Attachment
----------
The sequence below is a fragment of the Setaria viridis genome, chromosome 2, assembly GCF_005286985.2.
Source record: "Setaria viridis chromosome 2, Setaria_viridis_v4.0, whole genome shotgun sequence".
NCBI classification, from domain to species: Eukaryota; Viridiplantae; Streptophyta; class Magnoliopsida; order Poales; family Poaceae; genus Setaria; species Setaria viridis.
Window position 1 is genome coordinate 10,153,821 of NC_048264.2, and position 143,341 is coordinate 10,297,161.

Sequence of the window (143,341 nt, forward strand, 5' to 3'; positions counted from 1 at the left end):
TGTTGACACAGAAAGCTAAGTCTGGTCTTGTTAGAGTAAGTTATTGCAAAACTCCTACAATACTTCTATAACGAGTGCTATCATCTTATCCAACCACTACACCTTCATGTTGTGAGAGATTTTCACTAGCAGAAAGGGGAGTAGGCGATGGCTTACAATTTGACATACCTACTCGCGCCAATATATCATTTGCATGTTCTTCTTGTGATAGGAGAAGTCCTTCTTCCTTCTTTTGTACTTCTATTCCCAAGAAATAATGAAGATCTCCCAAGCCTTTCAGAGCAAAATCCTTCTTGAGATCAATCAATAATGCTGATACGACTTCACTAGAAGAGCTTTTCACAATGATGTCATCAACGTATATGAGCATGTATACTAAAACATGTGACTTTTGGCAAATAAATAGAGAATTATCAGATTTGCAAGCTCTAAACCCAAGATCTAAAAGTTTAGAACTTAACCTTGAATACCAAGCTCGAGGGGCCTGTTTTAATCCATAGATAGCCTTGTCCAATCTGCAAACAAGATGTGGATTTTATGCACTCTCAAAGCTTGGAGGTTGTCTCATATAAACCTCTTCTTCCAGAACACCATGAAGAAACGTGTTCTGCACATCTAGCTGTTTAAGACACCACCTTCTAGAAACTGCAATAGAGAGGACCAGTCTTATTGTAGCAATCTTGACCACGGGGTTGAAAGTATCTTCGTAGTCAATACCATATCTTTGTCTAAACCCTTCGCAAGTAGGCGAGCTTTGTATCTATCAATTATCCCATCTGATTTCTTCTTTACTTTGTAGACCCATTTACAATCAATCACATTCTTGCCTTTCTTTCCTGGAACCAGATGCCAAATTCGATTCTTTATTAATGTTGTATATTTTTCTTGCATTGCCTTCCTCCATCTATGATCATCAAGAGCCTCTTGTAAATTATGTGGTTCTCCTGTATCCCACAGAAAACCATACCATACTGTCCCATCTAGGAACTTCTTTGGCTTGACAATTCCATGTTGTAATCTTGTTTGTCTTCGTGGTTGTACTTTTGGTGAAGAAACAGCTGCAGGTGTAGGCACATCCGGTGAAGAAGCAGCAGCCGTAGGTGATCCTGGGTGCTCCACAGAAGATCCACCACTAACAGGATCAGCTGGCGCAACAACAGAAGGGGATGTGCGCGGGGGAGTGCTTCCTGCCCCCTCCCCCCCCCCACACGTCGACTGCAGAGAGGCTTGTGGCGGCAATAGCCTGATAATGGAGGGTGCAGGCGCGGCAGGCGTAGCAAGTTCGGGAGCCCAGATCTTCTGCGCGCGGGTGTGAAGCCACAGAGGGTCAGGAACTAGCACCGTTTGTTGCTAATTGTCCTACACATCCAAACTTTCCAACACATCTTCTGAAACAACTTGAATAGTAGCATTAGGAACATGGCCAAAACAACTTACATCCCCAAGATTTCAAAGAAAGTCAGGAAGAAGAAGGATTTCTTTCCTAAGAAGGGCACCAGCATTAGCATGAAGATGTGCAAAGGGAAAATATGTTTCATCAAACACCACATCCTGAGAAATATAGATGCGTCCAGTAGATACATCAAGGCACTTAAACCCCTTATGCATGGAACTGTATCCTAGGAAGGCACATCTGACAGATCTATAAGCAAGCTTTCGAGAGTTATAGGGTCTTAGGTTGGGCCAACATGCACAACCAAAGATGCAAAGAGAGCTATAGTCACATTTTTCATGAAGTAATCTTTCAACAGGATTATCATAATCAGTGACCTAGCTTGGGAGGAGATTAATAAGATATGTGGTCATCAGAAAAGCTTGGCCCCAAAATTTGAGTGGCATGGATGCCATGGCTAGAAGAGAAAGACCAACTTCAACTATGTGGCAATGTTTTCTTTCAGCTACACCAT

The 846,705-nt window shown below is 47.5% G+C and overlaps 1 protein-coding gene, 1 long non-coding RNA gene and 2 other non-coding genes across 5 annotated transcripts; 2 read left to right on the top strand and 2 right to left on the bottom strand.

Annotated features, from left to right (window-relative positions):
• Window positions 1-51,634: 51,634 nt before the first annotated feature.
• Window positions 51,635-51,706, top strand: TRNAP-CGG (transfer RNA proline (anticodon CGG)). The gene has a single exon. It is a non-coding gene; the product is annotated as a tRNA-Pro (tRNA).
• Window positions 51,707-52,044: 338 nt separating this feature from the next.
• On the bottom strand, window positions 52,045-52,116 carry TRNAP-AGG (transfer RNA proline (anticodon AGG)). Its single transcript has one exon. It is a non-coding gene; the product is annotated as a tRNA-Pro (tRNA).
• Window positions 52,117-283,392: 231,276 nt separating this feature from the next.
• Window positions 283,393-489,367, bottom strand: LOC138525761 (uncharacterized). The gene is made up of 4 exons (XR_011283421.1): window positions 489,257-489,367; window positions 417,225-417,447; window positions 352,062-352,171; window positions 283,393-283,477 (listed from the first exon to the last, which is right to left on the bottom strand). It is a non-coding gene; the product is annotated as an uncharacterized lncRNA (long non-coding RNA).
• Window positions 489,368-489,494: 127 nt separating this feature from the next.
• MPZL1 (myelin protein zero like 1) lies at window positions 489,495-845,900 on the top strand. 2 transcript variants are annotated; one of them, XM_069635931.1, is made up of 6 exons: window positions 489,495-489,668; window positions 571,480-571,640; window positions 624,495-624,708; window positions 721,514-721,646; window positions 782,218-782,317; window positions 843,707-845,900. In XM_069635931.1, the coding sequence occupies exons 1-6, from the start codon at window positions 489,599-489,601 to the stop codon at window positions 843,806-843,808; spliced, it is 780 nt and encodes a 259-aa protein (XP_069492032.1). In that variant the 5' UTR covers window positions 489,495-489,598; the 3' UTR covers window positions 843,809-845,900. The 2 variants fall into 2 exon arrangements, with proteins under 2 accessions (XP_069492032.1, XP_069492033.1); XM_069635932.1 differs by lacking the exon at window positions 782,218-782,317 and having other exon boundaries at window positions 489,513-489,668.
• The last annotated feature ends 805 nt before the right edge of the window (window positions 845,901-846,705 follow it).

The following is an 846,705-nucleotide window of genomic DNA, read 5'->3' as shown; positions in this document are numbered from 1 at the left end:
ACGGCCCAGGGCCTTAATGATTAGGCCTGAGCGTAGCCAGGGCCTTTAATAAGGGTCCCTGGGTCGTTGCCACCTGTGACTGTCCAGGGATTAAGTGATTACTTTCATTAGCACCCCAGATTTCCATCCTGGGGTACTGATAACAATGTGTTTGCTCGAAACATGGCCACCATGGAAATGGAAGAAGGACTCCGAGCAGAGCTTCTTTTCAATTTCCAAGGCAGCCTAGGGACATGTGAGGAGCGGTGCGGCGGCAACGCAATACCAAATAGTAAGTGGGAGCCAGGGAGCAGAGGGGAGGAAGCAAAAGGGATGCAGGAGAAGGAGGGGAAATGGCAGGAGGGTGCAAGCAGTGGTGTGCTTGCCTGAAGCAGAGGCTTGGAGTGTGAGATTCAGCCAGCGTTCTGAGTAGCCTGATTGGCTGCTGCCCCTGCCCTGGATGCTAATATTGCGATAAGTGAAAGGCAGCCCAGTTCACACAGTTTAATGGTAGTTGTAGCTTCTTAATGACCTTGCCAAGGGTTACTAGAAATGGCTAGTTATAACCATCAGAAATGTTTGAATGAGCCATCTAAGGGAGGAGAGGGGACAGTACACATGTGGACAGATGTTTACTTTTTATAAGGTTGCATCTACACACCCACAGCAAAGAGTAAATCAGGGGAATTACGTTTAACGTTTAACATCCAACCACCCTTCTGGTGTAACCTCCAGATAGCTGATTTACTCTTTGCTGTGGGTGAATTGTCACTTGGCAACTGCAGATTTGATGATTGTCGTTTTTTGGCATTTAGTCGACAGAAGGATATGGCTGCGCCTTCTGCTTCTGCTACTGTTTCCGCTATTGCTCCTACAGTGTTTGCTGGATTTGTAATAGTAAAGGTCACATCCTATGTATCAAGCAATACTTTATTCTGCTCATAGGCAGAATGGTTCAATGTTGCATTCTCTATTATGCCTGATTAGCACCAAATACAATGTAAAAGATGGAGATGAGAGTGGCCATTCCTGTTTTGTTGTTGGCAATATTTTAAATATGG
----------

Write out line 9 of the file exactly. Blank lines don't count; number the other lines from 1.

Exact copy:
• Window positions 1-51,634: 51,634 nt before the first annotated feature.